Multiple protests hit Iraq over currency devaluation, non-payment of salaries

The government has tried to justify the currency devaluation as a necessary measure to prevent the country’s foreign reserves from running out. Other austerity measures have also been planned for the near future

December 23, 2020 by Peoples Dispatch
Protests in Iraq
(Photo: Rudaw.net)

Multiple protests hit Iraq over the last few days against the government’s plan to devalue the national currency by 20%. Protests also broke out in the oil-rich city of Basra against the delay in the payment of salaries to thousands of daily wage government employees. 

On Monday, December 21, hundreds of protesters demonstrated across several Iraqi cities against the government’s plan to reduce the value of the Iraqi Dinar against the US dollar by a fifth. This is expected to increase the prices of daily items and negatively affect trade in the country. On Sunday, protests in the southern city of Basra saw thousands block several main roads in anger over non-payment of salaries for the last nine months.

Protests on Monday were witnessed in capital Baghdad, the eastern city of Kut, the city of Najaf and Basra. Shop owners and small traders claim that devaluation of the currency will result in a sudden rise in prices of essential commodities and other basic items. It will also reduce their purchasing power to import goods, which could result in a shortage of various products. Protesters in Baghdad’s Tahrir Square were seen holding banners reading “the government should collapse before the Dinar.” They demanded the reversal of the decision to devalue the currency from its current rate of 1,182 Iraqi Dinars to a dollar to 1,460 Dinars to a dollar. A significant deployment riot police was reported at the largely peaceful protest.

Media reports said that senior citizens who survive on pensions have also complained about the reduction in the value of their pensions after the adjustment to the new exchange rate. This, combined with the increase in prices, will have an extremely adverse impact on their expenses.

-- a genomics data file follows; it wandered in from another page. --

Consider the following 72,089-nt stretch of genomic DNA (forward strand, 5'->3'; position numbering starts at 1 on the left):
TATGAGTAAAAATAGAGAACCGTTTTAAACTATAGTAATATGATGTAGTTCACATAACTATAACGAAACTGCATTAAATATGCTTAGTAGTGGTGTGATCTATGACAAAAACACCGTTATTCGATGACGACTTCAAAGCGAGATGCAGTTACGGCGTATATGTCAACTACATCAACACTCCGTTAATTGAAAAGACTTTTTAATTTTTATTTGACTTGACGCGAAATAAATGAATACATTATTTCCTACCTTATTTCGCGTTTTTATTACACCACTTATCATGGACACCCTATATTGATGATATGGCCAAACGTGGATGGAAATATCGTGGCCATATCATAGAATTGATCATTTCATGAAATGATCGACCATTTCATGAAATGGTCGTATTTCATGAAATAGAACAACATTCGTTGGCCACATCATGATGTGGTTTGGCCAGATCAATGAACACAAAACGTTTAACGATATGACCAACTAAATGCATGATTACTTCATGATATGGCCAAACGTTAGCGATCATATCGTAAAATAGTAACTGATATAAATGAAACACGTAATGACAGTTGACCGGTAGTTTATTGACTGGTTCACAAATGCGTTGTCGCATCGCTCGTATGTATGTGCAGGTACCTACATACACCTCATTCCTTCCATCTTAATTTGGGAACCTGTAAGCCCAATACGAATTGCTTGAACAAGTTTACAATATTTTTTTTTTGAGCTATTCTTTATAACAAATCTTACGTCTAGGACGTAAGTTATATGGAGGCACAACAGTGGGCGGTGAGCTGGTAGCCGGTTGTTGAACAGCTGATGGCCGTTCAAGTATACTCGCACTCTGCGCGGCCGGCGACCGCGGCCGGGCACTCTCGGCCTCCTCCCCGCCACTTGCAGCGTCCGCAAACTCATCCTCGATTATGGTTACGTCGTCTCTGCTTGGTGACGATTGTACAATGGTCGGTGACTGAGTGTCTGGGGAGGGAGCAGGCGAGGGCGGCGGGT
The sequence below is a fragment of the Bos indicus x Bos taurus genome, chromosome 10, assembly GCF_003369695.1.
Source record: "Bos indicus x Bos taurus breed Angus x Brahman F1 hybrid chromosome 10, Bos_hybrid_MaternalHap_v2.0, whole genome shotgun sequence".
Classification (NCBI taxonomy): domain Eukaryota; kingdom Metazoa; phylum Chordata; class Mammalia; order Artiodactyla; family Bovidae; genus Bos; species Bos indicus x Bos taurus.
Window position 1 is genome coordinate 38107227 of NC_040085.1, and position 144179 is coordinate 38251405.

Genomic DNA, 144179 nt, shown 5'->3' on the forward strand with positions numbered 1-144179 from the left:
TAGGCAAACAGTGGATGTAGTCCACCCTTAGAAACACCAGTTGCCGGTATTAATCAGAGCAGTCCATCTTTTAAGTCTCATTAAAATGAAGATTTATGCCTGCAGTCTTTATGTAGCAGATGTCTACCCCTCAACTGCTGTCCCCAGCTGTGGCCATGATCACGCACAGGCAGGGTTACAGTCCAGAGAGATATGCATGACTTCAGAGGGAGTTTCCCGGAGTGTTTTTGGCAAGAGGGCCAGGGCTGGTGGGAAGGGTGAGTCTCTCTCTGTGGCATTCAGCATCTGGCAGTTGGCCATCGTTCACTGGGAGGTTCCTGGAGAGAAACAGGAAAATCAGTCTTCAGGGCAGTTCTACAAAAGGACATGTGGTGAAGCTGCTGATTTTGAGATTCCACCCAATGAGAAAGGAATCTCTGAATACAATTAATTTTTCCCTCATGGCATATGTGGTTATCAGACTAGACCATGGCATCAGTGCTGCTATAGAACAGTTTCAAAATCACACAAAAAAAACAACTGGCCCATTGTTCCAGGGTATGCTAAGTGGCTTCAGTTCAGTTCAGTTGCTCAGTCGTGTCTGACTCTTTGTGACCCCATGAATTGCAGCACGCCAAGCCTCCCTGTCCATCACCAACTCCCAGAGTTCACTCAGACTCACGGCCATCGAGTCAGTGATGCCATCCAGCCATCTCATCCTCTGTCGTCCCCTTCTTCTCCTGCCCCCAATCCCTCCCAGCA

The government has tried to justify the currency devaluation as a necessary measure to prevent the country’s foreign reserves from running out. Other austerity measures have also been planned for the near future, including cutting the salaries of government employees and large-scale increase in tax rates. This is part of a ‘reform package’ planned in the lead up to the parliamentary elections scheduled for 2021.

Protests hit Basra on Sunday against the non-payment of wages to over 30,000 workers who were hired by the local administration in coordination with the central government as daily wage employees in various government institutions, including oil and other energy facilities. They have not been paid their salaries since March, when the government had launched the day-rate employment scheme. The protesters blocked several of the highways leading into the city as well as many vital roads going towards oil refineries and other installations, causing major traffic disruptions. Roads leading to the South Oil Refineries Company and the port of Umm Qasr were severely affected. The organizing committee of the protest has warned that the unpaid workers will resort to civil disobedience and block more roads across the city until the authorities release their months overdue salary. The local Basra governorate administration had reportedly announced last month that funds for the salaries have been allocated. However, no statement has come on why the salaries have not been released yet or the cause of the delay.

× To Subscribe